And rest assured that is fine for all participants. When I did my first Gran Fondo about a year ago, I was concerned that it would be very road-racer intensive. Yes, you do encounter those folk, but they are not the majority by far and other than having a timing chip on you or your bike, and a mass or rolling start at a specified time, as opposed to a “show and go” start, you might never know the difference between a Century Ride and a Gran Fondo.
So, off I headed late last week to my boyhood stomping grounds. I grew up about an hour due west of NYC. This race starts right on the lower level of the George Washington Bridge, running between Fort Lee, NJ and the Bronx in New York City, runs up the Hudson River to the top of Bear Mountain and back again. Beautiful and very hilly, the Gran Fondo route covers just under 99 miles with more than 8800 ft of climb, including the 4.5 mile, 1300 foot climb to the summit of Bear Mountain.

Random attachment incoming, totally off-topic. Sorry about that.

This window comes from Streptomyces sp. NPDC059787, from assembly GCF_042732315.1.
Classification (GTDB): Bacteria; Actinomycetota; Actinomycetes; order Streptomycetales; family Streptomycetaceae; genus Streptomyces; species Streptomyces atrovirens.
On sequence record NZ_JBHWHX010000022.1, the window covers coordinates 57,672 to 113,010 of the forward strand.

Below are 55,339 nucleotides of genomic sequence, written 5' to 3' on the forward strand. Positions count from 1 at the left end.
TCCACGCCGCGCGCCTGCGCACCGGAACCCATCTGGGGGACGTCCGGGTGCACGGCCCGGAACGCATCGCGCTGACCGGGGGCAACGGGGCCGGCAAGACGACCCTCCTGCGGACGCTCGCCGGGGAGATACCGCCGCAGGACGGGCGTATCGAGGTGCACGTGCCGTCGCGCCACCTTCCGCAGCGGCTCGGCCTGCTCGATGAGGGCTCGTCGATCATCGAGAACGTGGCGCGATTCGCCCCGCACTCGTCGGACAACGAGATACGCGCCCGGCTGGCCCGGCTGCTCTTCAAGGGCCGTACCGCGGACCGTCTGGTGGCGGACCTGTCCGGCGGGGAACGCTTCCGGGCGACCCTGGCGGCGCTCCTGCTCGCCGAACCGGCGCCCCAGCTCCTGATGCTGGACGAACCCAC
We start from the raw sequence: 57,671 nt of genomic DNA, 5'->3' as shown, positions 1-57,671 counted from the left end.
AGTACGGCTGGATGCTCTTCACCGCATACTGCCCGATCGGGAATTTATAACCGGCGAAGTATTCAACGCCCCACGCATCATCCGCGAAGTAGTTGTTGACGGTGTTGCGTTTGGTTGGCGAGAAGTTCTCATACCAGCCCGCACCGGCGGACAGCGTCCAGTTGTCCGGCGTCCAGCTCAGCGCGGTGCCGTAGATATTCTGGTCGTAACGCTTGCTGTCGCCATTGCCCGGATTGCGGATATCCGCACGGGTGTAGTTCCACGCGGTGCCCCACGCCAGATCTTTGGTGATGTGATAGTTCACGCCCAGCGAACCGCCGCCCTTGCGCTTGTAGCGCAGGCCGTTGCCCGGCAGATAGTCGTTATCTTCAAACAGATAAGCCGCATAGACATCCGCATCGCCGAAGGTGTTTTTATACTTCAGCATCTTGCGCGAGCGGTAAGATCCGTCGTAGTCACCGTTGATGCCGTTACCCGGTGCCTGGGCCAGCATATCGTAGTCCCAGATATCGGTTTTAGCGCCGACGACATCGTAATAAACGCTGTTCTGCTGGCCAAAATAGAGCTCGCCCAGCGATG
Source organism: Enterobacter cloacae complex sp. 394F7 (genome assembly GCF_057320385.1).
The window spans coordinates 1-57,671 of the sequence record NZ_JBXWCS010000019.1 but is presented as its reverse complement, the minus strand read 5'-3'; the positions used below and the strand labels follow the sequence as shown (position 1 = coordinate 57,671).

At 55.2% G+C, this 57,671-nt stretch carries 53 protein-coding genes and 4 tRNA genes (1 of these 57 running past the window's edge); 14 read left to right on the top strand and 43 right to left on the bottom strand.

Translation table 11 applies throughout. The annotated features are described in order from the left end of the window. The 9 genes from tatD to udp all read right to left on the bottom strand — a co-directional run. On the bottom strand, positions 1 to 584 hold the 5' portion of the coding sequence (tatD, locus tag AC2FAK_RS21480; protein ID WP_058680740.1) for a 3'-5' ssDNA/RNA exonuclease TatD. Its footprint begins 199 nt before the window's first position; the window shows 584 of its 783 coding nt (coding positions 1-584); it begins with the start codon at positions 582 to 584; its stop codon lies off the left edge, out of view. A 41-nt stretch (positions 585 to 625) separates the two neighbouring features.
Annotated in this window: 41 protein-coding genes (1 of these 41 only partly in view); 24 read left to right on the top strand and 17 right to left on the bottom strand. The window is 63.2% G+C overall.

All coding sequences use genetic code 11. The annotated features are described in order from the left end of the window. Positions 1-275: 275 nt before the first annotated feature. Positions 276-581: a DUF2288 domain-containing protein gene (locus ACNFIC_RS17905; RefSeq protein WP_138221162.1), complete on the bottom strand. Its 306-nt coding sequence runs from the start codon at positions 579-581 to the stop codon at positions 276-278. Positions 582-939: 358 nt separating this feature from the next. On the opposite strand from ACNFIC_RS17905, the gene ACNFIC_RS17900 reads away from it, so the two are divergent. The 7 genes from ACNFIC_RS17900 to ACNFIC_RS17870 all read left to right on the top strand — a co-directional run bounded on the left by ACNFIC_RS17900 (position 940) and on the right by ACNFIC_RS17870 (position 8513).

Friday morning I headed in to Manhattan, to the 69th Regiment Armory on 26th Street and Lexington Ave where the NY Bike Expo and packet pick-up was taking place. Although not the most impressive bike expo I’ve been to, in terms of size, the quality of the vendors was higher than normal and I picked up some info packets for some very cool trips and products. And I do have to give a special shout out for the swag bag from this event. You get the GFNY Jersey, which is mandatory for all riders on the day of the race; a quality GFNY water bottle; wool gloves; cold weather bike shoe covers (entire shoe, not just toe covers) and a very decent bottle of wine from a local NY winery. Really, a classy bag of goodies especially considering the entry price for the race was only about $100.